Novak Djokovic has survived a brutal battle of wills with grand slam nearly man Andy Murray to reach the final of the Australian Open against fellow fighter Rafael Nadal.
Defending champion Djokovic fought the Briton to a standstill in a 6-3, 3-6, 6-7 (4-7), 6-1, 7-5 victory after almost five hours of heart-stopping, hand-wringing tennis at Rod Laver Arena.
After finally swatting away Murray's semi-final challenge, the world number one crumpled to the court in exhausted relief, barely able to flick off the moths fluttering around his arms.
Murray could easily have walked away as the winner, Djokovic acknowledged.
"Both of us believed that we can win, and that's how we played," he said.
"It could have easily gone the other way. He was a couple of points away from winning the match, so I was lucky to go as a winner."
A shattered Murray exited with his head held high after proving without doubt he belongs in the elite company of Djokovic, Nadal and Roger Federer - beaten by the Spaniard in Thursday's first semi-final.
"Tonight's match was important for many reasons," a drained Murray said.
"Obviously I wanted to win first and foremost. But after the year that Novak's had, I think there's a very fine line between being number one in the world and being three or four.
"I think that gap, I feel tonight I closed it."
The runner-up at Melbourne Park for the last two years, Murray had been in top form coming into the last four.
The addition of eight-times grand slam champion Ivan Lendl as coach has brought a more focused approach to his preparations and with confidence coursing through his veins, the Scot has added a more aggressive edge to his game.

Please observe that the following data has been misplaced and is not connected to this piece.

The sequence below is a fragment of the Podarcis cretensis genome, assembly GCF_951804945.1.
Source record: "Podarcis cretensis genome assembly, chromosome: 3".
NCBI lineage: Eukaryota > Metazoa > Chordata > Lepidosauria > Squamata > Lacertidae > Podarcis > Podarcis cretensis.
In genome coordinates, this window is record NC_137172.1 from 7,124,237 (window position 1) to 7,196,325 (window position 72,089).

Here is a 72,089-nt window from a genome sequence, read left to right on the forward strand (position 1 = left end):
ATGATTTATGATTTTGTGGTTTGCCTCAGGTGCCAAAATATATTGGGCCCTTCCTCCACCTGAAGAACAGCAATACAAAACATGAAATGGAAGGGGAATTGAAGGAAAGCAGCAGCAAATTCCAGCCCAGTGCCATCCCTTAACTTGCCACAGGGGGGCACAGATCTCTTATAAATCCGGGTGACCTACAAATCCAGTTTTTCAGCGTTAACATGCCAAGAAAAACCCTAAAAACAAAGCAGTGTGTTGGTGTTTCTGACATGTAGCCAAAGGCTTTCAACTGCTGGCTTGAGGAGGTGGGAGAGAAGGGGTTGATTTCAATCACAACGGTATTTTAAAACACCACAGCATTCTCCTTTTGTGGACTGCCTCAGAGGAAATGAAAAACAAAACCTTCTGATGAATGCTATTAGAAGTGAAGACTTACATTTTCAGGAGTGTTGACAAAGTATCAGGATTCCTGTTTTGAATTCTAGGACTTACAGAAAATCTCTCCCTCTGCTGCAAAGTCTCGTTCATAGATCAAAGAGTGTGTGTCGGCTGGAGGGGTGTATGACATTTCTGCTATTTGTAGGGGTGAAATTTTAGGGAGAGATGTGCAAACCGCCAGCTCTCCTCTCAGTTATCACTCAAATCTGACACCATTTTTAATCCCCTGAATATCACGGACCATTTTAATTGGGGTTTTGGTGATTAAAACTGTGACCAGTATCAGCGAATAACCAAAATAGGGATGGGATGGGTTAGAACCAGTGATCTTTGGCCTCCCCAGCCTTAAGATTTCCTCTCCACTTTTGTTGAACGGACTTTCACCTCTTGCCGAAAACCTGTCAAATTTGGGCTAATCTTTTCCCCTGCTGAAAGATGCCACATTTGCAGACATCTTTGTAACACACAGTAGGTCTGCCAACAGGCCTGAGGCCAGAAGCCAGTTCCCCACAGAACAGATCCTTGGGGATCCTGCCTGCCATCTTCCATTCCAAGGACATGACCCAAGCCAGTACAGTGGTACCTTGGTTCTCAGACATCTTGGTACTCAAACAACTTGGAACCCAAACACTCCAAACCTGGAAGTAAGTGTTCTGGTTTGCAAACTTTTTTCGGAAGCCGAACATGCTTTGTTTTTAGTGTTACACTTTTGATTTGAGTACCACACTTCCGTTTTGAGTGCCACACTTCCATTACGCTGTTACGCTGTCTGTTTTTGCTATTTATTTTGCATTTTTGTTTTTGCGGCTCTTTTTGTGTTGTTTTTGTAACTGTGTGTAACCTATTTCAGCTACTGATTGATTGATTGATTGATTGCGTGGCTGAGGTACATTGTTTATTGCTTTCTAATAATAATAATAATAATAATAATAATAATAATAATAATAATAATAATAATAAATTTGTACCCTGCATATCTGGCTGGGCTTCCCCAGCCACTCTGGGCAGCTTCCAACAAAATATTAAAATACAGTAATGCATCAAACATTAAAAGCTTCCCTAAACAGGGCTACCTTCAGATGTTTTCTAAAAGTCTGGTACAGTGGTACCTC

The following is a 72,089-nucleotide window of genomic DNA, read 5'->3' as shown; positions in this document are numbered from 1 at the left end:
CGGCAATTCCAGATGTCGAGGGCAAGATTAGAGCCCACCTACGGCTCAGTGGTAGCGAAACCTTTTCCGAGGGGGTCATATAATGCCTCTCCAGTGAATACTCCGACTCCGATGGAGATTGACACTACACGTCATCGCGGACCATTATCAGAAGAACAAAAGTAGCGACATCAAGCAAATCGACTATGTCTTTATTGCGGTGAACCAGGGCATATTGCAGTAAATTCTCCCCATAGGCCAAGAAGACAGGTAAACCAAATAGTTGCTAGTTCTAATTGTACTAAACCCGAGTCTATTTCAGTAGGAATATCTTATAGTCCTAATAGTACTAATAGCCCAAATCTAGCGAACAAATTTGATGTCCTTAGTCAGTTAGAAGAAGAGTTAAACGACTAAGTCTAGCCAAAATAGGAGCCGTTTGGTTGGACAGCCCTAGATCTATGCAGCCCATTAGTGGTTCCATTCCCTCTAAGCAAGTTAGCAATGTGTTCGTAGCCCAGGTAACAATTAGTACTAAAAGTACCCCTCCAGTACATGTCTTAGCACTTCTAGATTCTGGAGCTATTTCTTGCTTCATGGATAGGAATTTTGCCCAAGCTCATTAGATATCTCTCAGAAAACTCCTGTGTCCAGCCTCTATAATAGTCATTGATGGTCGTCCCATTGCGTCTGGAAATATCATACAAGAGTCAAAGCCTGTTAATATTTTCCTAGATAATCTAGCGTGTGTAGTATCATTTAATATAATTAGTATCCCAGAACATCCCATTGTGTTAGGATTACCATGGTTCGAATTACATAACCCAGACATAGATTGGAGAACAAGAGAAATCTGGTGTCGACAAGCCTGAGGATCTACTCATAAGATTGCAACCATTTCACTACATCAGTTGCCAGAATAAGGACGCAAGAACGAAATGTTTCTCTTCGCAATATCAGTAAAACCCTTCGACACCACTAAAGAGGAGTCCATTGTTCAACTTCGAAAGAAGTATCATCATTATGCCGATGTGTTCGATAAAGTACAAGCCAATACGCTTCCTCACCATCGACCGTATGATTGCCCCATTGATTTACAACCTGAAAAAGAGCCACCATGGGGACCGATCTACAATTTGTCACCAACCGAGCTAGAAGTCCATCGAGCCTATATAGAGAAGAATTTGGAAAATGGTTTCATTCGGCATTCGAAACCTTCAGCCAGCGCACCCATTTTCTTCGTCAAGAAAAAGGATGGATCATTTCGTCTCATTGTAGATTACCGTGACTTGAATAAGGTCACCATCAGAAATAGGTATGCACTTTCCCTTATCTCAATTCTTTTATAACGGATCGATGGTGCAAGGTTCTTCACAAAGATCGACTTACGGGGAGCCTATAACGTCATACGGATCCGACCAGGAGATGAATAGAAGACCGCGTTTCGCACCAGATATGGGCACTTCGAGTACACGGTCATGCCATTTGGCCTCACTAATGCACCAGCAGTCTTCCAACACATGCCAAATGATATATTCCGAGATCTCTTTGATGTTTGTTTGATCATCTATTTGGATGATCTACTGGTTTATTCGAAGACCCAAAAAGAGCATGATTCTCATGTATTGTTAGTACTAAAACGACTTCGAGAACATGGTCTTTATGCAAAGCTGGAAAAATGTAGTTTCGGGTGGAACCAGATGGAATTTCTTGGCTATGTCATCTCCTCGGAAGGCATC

Surprisingly it was the defensive-minded Murray of old that stumbled through the first set, as Djokovic dictated the pace of play, earning easy points off the 24-year-old's sloppy forehand and pouncing on a tame second serve.
Shoulders drooping and feet dragging, a muttering Murray looked a lost cause at 2-0 down in the second set.
But then the tide turned.
With Lendl concocting energy drinks in the players box to fuel the Murray machine, the Briton sprang to life, stepping in on the Djokovic serve and finding his range from the baseline.
Even the stoic Lendl was caught up in the moment, pumping his fist at a marvelous Murray winner before settling back in his chair in stony-faced silence.
With the match tied at 1-1, Murray came through a thrilling third set tiebreak to move within a set of victory.
However, the momentum swung once again in the world number one's favour as Murray came out flat for the fourth set.
The final set was another fought tooth and nail as Murray battled back from three games down but Djokovic had enough in the tank to secure the win.
The defeat left Murray still searching for his maiden grand slam title but Djokovic thought the Scot was not far away.
"He's so close to winning a grand slam. He's one of the best players in the world, that's for sure," he said.
Tags: sport, tennis, australian-open, melbourne-3000, vic, australia First posted January 28, 2012 00:40:17